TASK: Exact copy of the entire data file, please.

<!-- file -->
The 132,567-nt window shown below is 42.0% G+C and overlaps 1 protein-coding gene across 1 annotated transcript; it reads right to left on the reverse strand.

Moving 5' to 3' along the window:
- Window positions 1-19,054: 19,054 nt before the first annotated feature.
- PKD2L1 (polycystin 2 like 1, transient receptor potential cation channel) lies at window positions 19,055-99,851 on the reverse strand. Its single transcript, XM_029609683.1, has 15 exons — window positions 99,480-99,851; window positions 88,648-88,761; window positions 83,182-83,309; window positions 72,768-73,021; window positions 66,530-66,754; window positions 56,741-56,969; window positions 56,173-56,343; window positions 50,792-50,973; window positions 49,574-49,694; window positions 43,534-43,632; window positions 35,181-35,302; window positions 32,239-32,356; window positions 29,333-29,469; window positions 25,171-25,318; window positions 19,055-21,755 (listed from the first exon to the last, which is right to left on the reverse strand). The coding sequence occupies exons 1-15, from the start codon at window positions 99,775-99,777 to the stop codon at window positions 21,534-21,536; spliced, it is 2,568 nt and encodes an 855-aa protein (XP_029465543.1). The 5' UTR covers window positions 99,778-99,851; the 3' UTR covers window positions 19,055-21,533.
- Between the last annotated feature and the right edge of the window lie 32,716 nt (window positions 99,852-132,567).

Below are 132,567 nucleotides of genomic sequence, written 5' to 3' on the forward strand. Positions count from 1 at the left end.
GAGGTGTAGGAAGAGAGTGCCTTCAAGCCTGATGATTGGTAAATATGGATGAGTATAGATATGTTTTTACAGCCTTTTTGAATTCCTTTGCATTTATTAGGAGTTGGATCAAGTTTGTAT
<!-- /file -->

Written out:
The 132,567-nt window shown below is 42.0% G+C and overlaps 1 protein-coding gene across 1 annotated transcript; it reads right to left on the reverse strand.

Moving 5' to 3' along the window:
- Window positions 1-19,054: 19,054 nt before the first annotated feature.
- PKD2L1 (polycystin 2 like 1, transient receptor potential cation channel) lies at window positions 19,055-99,851 on the reverse strand. Its single transcript, XM_029609683.1, has 15 exons — window positions 99,480-99,851; window positions 88,648-88,761; window positions 83,182-83,309; window positions 72,768-73,021; window positions 66,530-66,754; window positions 56,741-56,969; window positions 56,173-56,343; window positions 50,792-50,973; window positions 49,574-49,694; window positions 43,534-43,632; window positions 35,181-35,302; window positions 32,239-32,356; window positions 29,333-29,469; window positions 25,171-25,318; window positions 19,055-21,755 (listed from the first exon to the last, which is right to left on the reverse strand). The coding sequence occupies exons 1-15, from the start codon at window positions 99,775-99,777 to the stop codon at window positions 21,534-21,536; spliced, it is 2,568 nt and encodes an 855-aa protein (XP_029465543.1). The 5' UTR covers window positions 99,778-99,851; the 3' UTR covers window positions 19,055-21,533.
- Between the last annotated feature and the right edge of the window lie 32,716 nt (window positions 99,852-132,567).

Below are 132,567 nucleotides of genomic sequence, written 5' to 3' on the forward strand. Positions count from 1 at the left end.
GAGGTGTAGGAAGAGAGTGCCTTCAAGCCTGATGATTGGTAAATATGGATGAGTATAGATATGTTTTTACAGCCTTTTTGAATTCCTTTGCATTTATTAGGAGTTGGATCAAGTTTGTAT